Sen. Joe Manchin, D-W.Va., meets in his office last week with families of victims of the Sandy Hook Elementary School shooting in Newtown, Conn. A bipartisan plan to expand background checks for gun buyers was defeated Wednesday in the Senate.
J. Scott Applewhite AP

Sen. Joe Manchin, the West Virginia Democrat who lent his name to bipartisan legislation that would have extended background checks for gun purchasers to gun shows and online sales, isn't letting go.

At least not yet.

To Manchin, the bipartisan compromise he co-sponsored with Sen. Pat Toomey, a Pennsylvania Republican of consistent conservative credentials, fell victim to a steady stream of misinformation spread by some gun rights absolutists, including the National Rifle Association.

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6:31pm

Wed April 17, 2013
It's All Politics

Obama Uses And Loses Political Capital On Gun Control

Originally published on Wed April 17, 2013 6:53 pm

Mark Barden, the father of a young Newtown, Conn., shooting victim, speaks at a White House news conference on Wednesday, with President Obama and former Rep. Gabby Giffords. Obama denounced the Senate's defeat of a measure to expand background checks for gun buyers. "This was a pretty shameful day in Washington," he said.
Carolyn Kaster AP

The Senate's rejection of more robust gun purchase background checks was a stinging blow to President Obama that raised questions about his second-term agenda.

Expanding background checks had become a key part of Obama's post-Newtown push for tougher federal gun control laws. And in recent weeks, the president had campaigned for overall gun control legislation — especially the bipartisan background-check compromise — with a sense of urgency.

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6:43pm

Tue April 16, 2013
It's All Politics

Obama's 'Terrorism' Description Follows Cautious First Words

Originally published on Tue April 16, 2013 7:30 pm

President Obama leaves the White House briefing room Tuesday after making a statement about the bombings at the Boston Marathon.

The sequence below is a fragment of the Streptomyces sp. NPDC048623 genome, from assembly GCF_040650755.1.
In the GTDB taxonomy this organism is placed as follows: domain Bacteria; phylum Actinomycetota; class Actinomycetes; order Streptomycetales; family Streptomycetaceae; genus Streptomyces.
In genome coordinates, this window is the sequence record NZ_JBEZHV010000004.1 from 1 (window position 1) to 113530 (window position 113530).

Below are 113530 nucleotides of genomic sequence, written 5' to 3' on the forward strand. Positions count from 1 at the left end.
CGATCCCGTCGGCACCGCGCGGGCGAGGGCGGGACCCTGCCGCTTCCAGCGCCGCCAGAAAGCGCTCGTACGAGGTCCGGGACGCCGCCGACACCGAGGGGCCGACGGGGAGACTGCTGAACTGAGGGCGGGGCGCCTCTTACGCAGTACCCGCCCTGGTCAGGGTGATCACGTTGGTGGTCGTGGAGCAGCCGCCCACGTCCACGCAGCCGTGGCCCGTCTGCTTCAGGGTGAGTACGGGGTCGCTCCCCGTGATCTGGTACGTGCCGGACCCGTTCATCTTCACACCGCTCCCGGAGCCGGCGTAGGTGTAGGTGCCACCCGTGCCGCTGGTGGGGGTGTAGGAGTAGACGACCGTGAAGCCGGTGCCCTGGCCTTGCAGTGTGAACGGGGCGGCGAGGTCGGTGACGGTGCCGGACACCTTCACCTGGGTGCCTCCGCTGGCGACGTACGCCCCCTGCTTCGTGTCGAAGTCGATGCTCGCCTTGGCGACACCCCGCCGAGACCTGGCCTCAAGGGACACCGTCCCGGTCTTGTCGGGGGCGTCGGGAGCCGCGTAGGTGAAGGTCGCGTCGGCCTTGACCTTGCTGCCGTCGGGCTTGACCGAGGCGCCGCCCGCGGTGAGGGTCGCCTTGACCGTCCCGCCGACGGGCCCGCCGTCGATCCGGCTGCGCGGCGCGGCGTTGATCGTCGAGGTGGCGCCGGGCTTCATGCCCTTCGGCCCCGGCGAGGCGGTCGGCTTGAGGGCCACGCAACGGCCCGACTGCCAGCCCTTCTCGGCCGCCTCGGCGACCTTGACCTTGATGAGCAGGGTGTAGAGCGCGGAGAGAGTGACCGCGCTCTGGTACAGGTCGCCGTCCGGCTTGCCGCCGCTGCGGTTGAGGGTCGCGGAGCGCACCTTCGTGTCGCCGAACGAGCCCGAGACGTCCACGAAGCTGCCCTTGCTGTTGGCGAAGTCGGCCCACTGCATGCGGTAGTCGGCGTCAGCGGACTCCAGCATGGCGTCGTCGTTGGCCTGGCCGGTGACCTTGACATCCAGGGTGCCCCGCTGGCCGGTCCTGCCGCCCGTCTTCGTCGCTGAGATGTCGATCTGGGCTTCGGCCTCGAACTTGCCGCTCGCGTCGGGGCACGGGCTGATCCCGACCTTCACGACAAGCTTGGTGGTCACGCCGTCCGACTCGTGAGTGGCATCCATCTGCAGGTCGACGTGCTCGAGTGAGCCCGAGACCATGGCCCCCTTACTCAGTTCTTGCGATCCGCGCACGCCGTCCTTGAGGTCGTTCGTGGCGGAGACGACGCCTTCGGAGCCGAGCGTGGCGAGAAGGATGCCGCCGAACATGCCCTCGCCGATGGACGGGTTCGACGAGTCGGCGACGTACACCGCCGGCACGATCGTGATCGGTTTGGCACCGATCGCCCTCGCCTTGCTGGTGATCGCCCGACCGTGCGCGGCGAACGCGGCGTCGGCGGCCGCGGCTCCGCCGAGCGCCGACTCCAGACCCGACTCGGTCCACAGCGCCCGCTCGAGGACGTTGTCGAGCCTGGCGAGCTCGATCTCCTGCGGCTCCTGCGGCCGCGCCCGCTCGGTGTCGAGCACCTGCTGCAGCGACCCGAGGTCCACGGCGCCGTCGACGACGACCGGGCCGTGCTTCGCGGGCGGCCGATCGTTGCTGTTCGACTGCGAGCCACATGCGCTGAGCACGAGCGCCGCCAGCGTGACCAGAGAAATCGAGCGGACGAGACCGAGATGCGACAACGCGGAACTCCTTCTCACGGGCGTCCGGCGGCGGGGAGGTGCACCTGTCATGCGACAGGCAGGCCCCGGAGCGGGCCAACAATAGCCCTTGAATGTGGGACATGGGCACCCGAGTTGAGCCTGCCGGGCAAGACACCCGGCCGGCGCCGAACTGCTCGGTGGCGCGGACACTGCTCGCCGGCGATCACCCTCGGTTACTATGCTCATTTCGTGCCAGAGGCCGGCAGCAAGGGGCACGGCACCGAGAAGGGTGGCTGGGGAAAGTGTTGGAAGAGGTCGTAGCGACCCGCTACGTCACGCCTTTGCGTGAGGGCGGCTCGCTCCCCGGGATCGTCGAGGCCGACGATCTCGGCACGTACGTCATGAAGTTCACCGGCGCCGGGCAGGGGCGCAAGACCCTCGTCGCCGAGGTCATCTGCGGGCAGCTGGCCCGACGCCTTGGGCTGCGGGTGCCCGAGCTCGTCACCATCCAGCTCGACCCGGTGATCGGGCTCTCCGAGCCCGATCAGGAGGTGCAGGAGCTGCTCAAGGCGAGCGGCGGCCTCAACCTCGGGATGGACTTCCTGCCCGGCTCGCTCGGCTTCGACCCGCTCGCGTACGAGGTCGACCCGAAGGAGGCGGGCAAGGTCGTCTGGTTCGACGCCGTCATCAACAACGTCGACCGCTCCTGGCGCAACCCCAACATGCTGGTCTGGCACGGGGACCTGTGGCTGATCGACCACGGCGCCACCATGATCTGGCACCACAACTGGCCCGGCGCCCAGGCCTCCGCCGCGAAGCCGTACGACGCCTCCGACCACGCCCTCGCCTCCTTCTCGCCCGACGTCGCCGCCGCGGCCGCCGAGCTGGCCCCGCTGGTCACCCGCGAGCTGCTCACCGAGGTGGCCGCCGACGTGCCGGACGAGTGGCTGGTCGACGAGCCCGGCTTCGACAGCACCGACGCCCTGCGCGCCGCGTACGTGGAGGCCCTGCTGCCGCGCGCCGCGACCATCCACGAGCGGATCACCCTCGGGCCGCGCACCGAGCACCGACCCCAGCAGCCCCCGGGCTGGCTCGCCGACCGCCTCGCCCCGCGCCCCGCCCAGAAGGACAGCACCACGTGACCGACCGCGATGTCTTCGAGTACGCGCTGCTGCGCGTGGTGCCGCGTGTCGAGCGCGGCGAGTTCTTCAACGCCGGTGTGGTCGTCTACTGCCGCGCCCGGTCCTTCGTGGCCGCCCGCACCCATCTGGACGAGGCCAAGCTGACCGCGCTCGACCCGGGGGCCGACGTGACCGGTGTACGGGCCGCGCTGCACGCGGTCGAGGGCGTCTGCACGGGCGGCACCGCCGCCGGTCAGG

Mark Wilson Getty Images

On Monday, CNN's Wolf Blitzer and some others made a point of highlighting President Obama's failure to use the words "terror" or "terrorism" in his first remarks following the Boston Marathon bombings.

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6:38pm

Mon April 15, 2013
It's All Politics

Background Checks Bill Gains Backers On And Off Capitol Hill

Newly made AR-15 rifles at Stag Arms in New Britain, Conn., last Wednesday.
Charles Krupa AP

The Senate was due on Tuesday to take up legislation embodying the bipartisan compromise reached by two senators, West Virginia Democrat Joe Manchin and Pennsylvania Republican Pat Toomey.

The effort to extend background checks to weapons purchases at gun shows and online received a boost over the weekend when an important gun rights group, the Citizens Committee for the Right to Keep and Bear Arms, announced its support for the measure.

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6:35pm

Fri April 12, 2013
It's All Politics

Tiny Group Linked To McConnell Recording Causes Big Stir

Originally published on Sat April 13, 2013 7:19 am

Sen. Mitch McConnell and his wife, former Labor Secretary Elaine Chao, at a Republican dinner in Winchester, Ky., last month.
Roger Alford AP

So who exactly comprises Progress Kentucky, the superPAC linked to the surreptitious recording of a meeting at Sen. Mitch McConnell's campaign headquarters? In the recording, an aide is heard disparaging actress Ashley Judd, who was then considering a Senate run to challenge the Senate's top Republican.

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3:09pm

Tue April 9, 2013
It's All Politics

Blacks' Election-Day Waits Nearly Double Those Of Whites, But Why?

Originally published on Tue April 9, 2013 3:11 pm

People stood in line to vote on Election Day 2012 at the Wake County Firearms Education and Training Center in Apex, N.C.
Gerry Broome AP

On Election Day 2012, black voters waited on average nearly twice as long to vote as did white voters, while the wait time for Hispanic voters fell in between those two groups.